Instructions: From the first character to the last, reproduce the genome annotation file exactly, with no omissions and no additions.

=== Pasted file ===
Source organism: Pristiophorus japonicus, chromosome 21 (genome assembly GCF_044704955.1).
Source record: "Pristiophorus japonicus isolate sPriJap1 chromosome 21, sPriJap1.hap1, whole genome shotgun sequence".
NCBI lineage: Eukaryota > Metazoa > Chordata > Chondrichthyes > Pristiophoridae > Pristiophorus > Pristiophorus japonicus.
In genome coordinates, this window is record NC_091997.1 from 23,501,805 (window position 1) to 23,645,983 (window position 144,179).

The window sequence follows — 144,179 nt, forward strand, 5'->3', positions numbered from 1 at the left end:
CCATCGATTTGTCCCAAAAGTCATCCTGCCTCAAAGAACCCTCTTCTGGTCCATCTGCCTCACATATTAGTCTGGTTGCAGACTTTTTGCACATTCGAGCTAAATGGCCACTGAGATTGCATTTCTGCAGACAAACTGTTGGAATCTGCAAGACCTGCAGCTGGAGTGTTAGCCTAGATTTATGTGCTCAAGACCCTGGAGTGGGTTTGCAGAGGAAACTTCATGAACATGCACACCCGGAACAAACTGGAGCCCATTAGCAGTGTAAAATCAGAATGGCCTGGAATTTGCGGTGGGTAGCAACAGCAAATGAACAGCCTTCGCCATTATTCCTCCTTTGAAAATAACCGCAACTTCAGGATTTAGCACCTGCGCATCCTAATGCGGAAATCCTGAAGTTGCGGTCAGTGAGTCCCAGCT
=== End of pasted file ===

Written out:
Source organism: Pristiophorus japonicus, chromosome 21 (genome assembly GCF_044704955.1).
Source record: "Pristiophorus japonicus isolate sPriJap1 chromosome 21, sPriJap1.hap1, whole genome shotgun sequence".
NCBI lineage: Eukaryota > Metazoa > Chordata > Chondrichthyes > Pristiophoridae > Pristiophorus > Pristiophorus japonicus.
In genome coordinates, this window is record NC_091997.1 from 23,501,805 (window position 1) to 23,645,983 (window position 144,179).

The window sequence follows — 144,179 nt, forward strand, 5'->3', positions numbered from 1 at the left end:
CCATCGATTTGTCCCAAAAGTCATCCTGCCTCAAAGAACCCTCTTCTGGTCCATCTGCCTCACATATTAGTCTGGTTGCAGACTTTTTGCACATTCGAGCTAAATGGCCACTGAGATTGCATTTCTGCAGACAAACTGTTGGAATCTGCAAGACCTGCAGCTGGAGTGTTAGCCTAGATTTATGTGCTCAAGACCCTGGAGTGGGTTTGCAGAGGAAACTTCATGAACATGCACACCCGGAACAAACTGGAGCCCATTAGCAGTGTAAAATCAGAATGGCCTGGAATTTGCGGTGGGTAGCAACAGCAAATGAACAGCCTTCGCCATTATTCCTCCTTTGAAAATAACCGCAACTTCAGGATTTAGCACCTGCGCATCCTAATGCGGAAATCCTGAAGTTGCGGTCAGTGAGTCCCAGCT